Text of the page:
A total of 2,401 nurses tested positive for COVID-19, followed by doctors, 1,433, said DoH.
The number of infected Filipino frontline healthcare workers led by nurses and doctors in the campaign against the novel coronavirus (COVID-19) pandemic has soared past the 7,000-mark, based on official data from the Department of Health (DoH).
Of the total of 7,006 confirmed cases, the DoH reported that 40 died with 6,448 recoveries and active patients, or those still infected at 578.
The 40th fatality was a nursing assistant who died on Aug.26 but the DOH said it was still verifying raw data of 22 more deaths, thus bringing to 52 the total number of fatalities in the drive to prevent the rapid spread of the virus.
A total of 2,401 nurses tested positive for COVID-19, followed by doctors, 1,433; nursing assistants, 304; medical technologists, 144; midwives, 188; radiologic technologists, 68; pharmacists, 68; and respiratory therapists, 57, according to the DOH.
It added that families of at least 31 fatalities were already compensated with a maximum of $20,000 each as mandated by a special law passed by the Senate and the House of Representatives in the war on COVID-19.
Also on Monday, government officials led by President Duterte as well as religious leaders paid tribute to the country's medical frontliners as "modern day heroes" during the celebration of National Heroes Day.
Meanwhile, the total number of confirmed COVID-19 rose to 224,264 nationwide, with the addition of 3,483 patients, recoveries of 158,012 and a death toll of 3,597, the DOH reported as of Sept.
This developed as the National Economic and Development Authority (NEDA) reported that the Philippines has been extended loans and grants totalling $10.94 billion as of August to finance the fight against the pandemic.
In addition, Karl Kendrick Chua, the acting socioeconomic planning secretary, said that so far the country had already obtained half of the $21.6 billion in additional official development assistance (ODA) it received in 2019.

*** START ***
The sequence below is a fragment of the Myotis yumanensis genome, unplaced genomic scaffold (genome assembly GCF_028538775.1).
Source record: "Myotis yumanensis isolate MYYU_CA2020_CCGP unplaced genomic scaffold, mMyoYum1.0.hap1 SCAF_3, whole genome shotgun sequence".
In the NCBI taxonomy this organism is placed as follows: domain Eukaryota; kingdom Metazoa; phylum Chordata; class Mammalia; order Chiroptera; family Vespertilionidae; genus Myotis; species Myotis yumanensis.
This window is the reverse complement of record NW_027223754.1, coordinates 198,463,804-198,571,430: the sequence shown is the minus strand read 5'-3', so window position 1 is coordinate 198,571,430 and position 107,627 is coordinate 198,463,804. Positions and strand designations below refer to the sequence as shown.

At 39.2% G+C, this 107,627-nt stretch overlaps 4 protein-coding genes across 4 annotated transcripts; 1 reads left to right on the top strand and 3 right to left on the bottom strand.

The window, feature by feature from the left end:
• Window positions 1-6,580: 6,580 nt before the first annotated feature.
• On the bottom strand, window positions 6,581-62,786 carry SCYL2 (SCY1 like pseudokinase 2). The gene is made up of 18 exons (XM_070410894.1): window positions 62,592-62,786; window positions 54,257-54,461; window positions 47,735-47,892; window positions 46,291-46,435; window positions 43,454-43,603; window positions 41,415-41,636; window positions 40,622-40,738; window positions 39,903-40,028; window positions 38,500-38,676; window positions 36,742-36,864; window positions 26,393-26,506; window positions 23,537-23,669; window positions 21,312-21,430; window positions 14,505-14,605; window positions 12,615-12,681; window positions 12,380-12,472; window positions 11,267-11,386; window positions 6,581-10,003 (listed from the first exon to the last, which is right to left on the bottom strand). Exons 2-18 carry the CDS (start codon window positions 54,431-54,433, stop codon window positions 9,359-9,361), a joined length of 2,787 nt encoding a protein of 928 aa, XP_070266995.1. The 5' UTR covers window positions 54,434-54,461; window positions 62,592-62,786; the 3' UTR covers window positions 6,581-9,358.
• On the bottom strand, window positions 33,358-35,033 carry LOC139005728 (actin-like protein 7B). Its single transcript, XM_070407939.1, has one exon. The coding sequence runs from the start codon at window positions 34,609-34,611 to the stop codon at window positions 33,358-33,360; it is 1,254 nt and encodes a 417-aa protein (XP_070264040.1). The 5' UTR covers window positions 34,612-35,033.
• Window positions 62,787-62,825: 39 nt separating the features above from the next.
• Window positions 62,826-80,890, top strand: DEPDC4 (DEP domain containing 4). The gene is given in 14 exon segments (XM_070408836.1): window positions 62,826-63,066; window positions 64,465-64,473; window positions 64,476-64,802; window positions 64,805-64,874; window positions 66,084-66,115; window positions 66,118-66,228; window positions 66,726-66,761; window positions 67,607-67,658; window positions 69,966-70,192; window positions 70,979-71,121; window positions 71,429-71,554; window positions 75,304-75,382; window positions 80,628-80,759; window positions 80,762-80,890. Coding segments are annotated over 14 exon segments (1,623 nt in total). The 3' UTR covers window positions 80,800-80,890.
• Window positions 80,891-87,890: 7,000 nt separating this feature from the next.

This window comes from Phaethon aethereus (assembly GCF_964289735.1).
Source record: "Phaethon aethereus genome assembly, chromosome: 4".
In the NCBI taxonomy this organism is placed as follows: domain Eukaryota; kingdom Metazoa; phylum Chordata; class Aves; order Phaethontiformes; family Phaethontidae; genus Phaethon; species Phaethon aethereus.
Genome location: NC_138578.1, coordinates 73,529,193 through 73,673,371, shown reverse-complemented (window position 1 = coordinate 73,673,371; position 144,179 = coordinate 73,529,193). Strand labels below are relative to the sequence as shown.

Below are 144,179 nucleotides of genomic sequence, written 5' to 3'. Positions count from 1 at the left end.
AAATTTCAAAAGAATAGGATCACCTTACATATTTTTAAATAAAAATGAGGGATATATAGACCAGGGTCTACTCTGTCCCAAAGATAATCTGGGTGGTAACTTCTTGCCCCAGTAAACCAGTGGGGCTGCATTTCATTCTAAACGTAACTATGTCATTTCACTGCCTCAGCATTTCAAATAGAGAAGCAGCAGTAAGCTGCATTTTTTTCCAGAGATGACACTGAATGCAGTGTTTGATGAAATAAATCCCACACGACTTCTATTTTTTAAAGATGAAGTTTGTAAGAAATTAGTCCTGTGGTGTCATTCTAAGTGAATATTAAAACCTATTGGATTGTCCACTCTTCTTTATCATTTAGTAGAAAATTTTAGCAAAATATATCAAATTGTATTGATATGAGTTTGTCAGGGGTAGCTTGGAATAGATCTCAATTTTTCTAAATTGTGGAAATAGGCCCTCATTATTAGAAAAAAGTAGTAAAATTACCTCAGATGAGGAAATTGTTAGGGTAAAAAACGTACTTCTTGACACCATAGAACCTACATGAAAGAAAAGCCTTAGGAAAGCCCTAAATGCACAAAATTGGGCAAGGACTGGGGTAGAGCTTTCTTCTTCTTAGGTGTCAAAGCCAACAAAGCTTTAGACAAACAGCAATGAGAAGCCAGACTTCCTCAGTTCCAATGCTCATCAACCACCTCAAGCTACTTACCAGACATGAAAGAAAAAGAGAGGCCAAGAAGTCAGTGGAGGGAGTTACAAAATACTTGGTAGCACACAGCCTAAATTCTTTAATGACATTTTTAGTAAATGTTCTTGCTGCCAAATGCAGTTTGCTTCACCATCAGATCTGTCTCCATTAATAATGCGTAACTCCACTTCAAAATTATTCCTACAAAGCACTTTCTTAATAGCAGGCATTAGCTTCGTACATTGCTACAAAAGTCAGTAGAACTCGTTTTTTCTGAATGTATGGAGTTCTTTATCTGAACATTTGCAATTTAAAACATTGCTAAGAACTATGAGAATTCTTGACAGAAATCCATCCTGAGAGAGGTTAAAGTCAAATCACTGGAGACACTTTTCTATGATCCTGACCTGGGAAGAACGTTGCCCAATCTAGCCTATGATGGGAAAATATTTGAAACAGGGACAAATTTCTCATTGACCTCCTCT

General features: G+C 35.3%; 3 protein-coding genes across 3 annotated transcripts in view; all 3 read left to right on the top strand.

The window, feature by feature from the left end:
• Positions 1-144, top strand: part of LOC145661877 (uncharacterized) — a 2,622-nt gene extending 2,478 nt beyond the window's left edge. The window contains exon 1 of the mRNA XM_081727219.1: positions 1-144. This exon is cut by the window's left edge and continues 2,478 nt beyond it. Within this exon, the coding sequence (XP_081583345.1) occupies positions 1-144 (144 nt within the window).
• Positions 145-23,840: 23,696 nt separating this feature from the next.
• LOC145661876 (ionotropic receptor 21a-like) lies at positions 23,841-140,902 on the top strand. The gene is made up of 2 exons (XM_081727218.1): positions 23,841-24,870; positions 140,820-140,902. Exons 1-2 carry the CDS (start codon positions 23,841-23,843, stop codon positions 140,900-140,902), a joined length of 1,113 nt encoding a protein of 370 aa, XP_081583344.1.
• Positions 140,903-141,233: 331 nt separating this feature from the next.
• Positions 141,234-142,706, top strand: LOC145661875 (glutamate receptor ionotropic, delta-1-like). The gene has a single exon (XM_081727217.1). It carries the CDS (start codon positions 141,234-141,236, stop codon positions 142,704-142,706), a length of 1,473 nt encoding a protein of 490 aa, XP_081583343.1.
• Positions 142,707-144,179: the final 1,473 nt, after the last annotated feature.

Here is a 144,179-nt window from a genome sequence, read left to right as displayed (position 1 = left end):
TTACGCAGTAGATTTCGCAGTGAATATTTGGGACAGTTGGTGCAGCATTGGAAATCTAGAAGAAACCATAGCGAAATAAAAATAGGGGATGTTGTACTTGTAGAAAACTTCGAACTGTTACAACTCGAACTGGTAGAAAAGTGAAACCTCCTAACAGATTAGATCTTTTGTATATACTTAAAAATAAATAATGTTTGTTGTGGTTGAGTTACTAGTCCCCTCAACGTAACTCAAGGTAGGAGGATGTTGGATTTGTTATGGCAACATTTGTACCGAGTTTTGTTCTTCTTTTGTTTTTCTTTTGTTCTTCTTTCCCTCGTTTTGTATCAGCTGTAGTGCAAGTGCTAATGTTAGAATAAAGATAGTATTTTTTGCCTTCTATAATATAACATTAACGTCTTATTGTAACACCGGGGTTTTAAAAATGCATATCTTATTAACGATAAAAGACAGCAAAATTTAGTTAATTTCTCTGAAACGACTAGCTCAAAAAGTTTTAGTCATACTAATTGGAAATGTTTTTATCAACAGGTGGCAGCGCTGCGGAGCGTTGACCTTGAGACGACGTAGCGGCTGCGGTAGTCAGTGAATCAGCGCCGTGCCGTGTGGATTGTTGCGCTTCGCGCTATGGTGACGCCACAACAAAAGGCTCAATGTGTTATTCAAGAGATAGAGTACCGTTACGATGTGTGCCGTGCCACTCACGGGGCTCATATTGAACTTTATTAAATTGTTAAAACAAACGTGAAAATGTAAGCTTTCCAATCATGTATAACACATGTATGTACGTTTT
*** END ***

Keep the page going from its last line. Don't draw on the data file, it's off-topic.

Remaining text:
NEDA said 16 loans and three grants were recent additions to the expanding ODA portfolio "in support of government efforts to address the COVID-19 pandemic and to mitigate the economic impact."
But despite the huge borrowings and grants, Congressman Joey Salceda of Albay province in the Bicol Region, the chairman of the House Committee on Ways and Means, assured the Philippines remained in a fiscally sound position.
Salceda said it was a good sign that the government was spending more in the low interest environment as he noted: "ODA loans tend to have very long maturity periods and very low interest rates.
"Given the low interest global environment, we should be find even if we accumulate a deficit of more than 10 per cent of GDP (gross domestic product) this year."
He said he would be more concerned if the government was spending too little because this would mean missed opportunities to make significant public investments despite low interest rates worldwide.
In the Philippines, 41-year-old anesthesiologist Manuel Sotelo III knew the risks but kept working in a hospital in a Manila coronavirus hotspot.
Screen shots of alleged Instagram stories of Pacquiao and his wife, Jinkee, also went viral on social media showing the senator speaking before a large crowd in Batangas province in Southern Luzon that did not observe social distancing.
In April, the government imposed a ban on the foreign deployment especially of Filipino nurses to help control the spread of the disease. At that time, the Philippines ranked second in Southeast Asia in the number of infections.
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